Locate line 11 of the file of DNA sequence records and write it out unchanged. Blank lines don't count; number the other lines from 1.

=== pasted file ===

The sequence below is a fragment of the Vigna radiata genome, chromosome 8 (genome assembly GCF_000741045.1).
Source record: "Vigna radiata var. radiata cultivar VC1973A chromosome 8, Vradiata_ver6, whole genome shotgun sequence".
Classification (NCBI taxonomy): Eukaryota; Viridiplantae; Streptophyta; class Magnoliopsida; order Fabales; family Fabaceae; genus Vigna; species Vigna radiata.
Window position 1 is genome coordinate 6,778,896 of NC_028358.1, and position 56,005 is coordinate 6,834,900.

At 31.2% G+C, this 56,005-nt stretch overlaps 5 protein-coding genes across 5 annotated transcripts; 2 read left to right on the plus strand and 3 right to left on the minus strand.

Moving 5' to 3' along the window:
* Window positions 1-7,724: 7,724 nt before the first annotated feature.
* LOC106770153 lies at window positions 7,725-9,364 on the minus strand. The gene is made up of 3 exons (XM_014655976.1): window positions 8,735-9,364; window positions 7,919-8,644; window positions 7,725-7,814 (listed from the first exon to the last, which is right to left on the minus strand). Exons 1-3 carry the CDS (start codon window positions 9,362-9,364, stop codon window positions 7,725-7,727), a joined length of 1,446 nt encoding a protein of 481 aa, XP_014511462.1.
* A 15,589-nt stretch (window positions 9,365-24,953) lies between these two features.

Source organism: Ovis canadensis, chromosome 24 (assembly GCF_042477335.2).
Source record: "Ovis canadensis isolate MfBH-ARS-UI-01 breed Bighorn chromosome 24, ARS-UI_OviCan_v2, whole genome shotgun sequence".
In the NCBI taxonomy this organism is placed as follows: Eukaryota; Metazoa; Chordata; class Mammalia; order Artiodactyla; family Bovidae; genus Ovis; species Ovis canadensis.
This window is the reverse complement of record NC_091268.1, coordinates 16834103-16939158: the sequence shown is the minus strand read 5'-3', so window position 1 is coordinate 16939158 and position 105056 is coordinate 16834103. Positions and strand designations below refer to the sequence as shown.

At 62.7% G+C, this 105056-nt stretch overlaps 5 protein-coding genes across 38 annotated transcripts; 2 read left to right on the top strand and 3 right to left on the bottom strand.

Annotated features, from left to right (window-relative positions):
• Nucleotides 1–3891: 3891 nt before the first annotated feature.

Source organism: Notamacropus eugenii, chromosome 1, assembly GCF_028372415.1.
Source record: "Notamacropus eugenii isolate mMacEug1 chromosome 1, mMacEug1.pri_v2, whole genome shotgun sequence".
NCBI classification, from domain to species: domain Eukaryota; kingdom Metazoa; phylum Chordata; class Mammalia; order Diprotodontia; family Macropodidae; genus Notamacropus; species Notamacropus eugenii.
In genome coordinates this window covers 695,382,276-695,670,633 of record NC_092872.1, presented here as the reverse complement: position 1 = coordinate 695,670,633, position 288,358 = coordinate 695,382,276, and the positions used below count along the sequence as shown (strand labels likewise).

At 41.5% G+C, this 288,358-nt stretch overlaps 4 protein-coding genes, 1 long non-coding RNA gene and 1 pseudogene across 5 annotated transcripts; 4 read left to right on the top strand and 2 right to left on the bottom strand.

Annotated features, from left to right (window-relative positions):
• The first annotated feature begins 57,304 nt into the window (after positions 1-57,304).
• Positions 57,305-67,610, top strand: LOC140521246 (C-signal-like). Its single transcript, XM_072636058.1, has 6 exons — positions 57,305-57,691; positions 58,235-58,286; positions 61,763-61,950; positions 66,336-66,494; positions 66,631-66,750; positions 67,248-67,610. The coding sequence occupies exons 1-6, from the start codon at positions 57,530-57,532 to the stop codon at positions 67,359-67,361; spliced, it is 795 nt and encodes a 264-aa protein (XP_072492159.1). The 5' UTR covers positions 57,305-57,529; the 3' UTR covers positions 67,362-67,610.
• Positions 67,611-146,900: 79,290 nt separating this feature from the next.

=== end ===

Source record: "Ovis canadensis isolate MfBH-ARS-UI-01 breed Bighorn chromosome 24, ARS-UI_OviCan_v2, whole genome shotgun sequence".